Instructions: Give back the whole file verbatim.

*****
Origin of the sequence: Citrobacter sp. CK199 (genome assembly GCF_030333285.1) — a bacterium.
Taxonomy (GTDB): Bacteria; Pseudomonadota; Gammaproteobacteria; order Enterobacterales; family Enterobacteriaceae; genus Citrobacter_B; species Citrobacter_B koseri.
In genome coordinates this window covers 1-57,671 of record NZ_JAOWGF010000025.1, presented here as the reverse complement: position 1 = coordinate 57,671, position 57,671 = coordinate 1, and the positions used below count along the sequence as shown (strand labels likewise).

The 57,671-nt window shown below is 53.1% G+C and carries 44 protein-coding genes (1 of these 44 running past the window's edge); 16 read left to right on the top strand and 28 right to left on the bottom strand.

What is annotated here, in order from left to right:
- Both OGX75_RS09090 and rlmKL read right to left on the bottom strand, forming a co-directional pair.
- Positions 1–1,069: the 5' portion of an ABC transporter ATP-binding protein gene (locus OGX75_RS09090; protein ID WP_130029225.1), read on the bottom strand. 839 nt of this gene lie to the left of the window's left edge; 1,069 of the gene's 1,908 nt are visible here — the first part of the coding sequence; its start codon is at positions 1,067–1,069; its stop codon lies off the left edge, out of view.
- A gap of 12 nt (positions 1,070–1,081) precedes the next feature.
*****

Origin of the sequence: Citrobacter sp. CK199 (genome assembly GCF_030333285.1) — a bacterium.
Taxonomy (GTDB): Bacteria; Pseudomonadota; Gammaproteobacteria; order Enterobacterales; family Enterobacteriaceae; genus Citrobacter_B; species Citrobacter_B koseri.
In genome coordinates this window covers 1-57,671 of record NZ_JAOWGF010000025.1, presented here as the reverse complement: position 1 = coordinate 57,671, position 57,671 = coordinate 1, and the positions used below count along the sequence as shown (strand labels likewise).

The 57,671-nt window shown below is 53.1% G+C and carries 44 protein-coding genes (1 of these 44 running past the window's edge); 16 read left to right on the top strand and 28 right to left on the bottom strand.

What is annotated here, in order from left to right:
- Both OGX75_RS09090 and rlmKL read right to left on the bottom strand, forming a co-directional pair.
- Positions 1–1,069: the 5' portion of an ABC transporter ATP-binding protein gene (locus OGX75_RS09090; protein ID WP_130029225.1), read on the bottom strand. 839 nt of this gene lie to the left of the window's left edge; 1,069 of the gene's 1,908 nt are visible here — the first part of the coding sequence; its start codon is at positions 1,067–1,069; its stop codon lies off the left edge, out of view.
- A gap of 12 nt (positions 1,070–1,081) precedes the next feature.